Over the past few weeks, rumours about Google’s next mid-range phone – the Pixel 4a – have been slowly trickling out. Now, a new leak has pegged the US price of the Pixel 4a at $400 (£312), which means it’s a good time to rundown everything we know about the phone so far.
The latest info about the Pixel 4a’s price comes from what looks like a Photoshopped image posted by noted leaker Evan Blass (@evleaks). Priced at $400, the Pixel 4a would cost the same as last year’s Pixel 3a did across the Atlantic, so it appears Google is sticking with a similar strategy for this year’s midrange handset. And frankly, that’s a good thing, because despite having slightly slower performance, the Pixel 3a captured nearly all of the standard Pixel 3's best features, including great battery life, a simple but solid design, and flagship-phone-level camera quality.
In terms of specs, previous info from XDA Developers suggests that the Pixel 4a will sport a Qualcomm Snapdragon 730 chip (which if true, would rule out support for 5G), a 5.7 or 5.8-inch display, a USB-C port, and a headphone jack, the latter being something you don’t get on Google’s more premium phones.
More recently, YouTube channel TecnoLike Plus even posted a purported hands-on with an early Pixel 4a, which shed even more light on the phone’s features. You can read more about that here. According to TecnoLike Plus, the Pixel 4a will be available in two models, with the less expensive version offering 4GB of RAM and 64GB of storage, while a slightly more expensive model will get 6GB of RAM, the same 64GB of storage, and possibly a dual SIM card slot.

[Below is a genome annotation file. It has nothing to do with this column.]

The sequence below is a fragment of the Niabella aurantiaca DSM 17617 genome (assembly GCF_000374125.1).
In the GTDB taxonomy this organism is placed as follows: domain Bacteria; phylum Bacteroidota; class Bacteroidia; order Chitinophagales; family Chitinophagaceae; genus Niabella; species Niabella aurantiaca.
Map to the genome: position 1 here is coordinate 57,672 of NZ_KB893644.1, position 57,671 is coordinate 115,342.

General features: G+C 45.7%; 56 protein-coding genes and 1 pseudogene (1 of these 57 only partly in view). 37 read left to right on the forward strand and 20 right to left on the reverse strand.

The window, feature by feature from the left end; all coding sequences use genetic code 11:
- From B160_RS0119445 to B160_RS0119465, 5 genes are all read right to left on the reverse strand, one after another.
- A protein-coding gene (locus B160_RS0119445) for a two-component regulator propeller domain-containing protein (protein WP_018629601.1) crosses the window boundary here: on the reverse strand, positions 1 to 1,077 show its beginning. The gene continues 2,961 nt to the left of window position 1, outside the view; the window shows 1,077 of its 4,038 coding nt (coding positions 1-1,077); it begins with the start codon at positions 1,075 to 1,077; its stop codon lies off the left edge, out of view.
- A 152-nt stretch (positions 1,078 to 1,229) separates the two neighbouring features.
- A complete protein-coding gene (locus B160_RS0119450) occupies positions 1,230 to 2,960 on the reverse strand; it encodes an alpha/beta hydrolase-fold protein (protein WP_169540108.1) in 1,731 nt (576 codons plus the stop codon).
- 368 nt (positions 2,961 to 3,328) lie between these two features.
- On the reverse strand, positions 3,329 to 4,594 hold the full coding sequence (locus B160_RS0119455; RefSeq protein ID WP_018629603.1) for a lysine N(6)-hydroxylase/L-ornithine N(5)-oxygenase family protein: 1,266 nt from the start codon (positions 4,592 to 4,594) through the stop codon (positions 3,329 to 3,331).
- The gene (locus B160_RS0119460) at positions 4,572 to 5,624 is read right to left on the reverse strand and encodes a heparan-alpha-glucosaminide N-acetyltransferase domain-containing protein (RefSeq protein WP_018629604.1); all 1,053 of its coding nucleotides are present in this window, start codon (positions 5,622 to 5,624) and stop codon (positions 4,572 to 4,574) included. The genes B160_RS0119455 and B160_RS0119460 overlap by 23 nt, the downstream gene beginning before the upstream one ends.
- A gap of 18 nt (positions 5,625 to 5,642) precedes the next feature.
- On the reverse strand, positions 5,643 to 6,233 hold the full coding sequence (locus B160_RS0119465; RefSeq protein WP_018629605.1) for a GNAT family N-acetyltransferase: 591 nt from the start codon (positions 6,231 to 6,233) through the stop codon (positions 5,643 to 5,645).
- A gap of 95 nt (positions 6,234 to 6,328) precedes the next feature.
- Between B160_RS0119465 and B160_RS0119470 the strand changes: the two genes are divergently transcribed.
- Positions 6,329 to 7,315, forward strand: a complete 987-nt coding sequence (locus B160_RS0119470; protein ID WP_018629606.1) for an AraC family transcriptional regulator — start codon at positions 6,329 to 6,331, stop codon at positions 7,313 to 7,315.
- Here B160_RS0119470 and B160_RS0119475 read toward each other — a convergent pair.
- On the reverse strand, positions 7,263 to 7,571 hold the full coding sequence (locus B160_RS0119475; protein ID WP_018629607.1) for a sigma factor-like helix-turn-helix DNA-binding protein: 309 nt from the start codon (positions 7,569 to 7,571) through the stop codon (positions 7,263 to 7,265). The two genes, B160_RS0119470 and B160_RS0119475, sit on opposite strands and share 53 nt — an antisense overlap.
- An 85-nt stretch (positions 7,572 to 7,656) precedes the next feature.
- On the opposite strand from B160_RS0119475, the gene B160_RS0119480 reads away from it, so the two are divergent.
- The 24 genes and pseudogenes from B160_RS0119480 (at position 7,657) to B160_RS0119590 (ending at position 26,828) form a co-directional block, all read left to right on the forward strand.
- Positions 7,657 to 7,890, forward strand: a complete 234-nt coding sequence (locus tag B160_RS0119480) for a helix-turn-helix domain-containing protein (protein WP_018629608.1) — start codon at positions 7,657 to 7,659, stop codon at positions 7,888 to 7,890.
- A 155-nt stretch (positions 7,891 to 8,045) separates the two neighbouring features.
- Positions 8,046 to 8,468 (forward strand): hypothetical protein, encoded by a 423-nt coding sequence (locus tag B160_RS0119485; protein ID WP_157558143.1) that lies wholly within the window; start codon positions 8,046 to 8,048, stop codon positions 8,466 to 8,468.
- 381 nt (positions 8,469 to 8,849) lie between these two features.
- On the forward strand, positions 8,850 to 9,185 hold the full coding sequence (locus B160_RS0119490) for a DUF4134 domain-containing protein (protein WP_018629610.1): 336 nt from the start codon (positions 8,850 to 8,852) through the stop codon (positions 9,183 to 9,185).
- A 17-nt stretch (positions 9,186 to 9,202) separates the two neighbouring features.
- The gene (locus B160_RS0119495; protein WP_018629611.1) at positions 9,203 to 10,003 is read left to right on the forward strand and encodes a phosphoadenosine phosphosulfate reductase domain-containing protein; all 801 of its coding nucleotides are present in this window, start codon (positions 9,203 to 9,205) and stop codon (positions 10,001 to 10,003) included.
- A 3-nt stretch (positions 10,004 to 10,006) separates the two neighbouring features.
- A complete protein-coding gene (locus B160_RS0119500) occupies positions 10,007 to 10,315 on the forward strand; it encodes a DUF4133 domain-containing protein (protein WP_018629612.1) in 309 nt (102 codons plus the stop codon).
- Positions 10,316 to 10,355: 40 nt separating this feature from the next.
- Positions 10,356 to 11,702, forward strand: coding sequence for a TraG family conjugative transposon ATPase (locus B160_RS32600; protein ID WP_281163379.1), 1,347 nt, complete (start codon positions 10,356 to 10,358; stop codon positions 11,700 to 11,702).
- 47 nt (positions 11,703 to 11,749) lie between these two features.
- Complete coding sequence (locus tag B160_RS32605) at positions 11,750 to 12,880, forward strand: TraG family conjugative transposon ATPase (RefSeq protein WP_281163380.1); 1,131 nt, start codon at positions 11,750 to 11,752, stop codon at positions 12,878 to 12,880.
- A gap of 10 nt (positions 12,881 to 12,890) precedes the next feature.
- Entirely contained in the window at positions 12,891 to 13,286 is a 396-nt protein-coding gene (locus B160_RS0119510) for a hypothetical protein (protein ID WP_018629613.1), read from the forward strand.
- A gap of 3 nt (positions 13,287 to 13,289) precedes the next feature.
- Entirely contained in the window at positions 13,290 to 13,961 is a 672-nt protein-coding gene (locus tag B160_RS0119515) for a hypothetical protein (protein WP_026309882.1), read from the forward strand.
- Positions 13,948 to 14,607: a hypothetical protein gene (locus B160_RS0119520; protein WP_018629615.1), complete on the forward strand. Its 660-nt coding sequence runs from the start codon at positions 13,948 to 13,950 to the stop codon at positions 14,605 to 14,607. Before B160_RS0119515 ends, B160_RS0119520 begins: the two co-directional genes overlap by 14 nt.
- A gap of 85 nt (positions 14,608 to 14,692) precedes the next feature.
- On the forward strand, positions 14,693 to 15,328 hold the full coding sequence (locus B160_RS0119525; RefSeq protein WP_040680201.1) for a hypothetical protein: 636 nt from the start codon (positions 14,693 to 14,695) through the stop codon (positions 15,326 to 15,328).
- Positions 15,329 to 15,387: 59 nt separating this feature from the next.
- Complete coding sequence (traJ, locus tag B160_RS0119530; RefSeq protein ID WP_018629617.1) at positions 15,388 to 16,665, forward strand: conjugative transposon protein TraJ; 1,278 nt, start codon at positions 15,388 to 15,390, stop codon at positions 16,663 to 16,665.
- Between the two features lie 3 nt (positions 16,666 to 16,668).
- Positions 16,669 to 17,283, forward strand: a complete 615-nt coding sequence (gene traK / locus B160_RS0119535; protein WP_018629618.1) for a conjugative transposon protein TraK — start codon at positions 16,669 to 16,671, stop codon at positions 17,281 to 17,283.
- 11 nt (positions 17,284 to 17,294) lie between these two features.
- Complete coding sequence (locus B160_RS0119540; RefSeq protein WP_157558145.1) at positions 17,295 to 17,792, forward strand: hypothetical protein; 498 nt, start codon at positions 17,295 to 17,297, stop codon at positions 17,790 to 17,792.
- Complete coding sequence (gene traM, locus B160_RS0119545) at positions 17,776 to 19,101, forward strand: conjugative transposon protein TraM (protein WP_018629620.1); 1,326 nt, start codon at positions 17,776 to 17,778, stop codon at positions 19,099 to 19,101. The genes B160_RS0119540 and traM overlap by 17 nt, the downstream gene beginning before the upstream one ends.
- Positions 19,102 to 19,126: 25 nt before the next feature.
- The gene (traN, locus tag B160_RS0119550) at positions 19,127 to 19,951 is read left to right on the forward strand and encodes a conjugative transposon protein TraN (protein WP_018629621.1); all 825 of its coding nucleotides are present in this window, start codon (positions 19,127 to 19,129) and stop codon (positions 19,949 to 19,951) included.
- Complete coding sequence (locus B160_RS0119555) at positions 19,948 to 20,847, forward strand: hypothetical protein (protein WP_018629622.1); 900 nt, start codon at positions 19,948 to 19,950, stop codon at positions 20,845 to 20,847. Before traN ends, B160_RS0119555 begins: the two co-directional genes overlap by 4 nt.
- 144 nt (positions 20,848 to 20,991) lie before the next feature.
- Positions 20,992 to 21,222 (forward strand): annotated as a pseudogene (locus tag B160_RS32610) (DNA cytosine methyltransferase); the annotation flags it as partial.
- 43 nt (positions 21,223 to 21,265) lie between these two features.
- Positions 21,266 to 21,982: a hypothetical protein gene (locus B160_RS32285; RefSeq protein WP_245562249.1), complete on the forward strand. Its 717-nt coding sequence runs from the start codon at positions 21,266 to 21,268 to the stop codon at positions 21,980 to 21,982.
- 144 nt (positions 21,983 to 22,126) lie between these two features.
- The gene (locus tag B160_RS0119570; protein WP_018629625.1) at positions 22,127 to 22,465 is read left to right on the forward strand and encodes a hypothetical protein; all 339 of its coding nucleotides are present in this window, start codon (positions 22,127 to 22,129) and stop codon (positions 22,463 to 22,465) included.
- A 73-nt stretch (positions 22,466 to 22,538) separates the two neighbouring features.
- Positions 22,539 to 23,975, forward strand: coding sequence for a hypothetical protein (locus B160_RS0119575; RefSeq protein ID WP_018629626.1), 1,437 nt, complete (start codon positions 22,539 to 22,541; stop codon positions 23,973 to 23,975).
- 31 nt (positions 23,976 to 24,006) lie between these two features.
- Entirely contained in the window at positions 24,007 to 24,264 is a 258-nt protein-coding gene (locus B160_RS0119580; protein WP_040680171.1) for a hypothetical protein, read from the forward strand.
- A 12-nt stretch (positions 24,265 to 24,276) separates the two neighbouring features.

TecnoLike Plus’ video also shows the Pixel 4A sporting a punch-hole selfie cam in the top left corner of its display, so it seems the 4a won’t support the standard Pixel 4's Motion Sense gestures, which requires a special set of sensors and radars to track hand gestures. Around back, it appears the Pixel 4a will come with a rear-mounted fingerprint sensor and a square shaped camera module with just a single lens, so no telephoto lens like you get on a Pixel 4 either.
At this point, it seems the only major thing about the Pixel 4a we don’t know is when it will be available. Last year, the Pixel 3a launched at Google I/O in early May, and while the coronavirus has prompted Google to cancel in-person attendance for Google I/O this year in favour of a livestreamed presentation, there’s no reason Google couldn’t have a similar late-spring launch planned for the Pixel 4a.
All told, the Pixel 4a is shaping up to be a solid follow-up to one of the best smartphone values from 2019. Now we’ll just have to wait for it to officially get announced.
Featured image: Evan Blass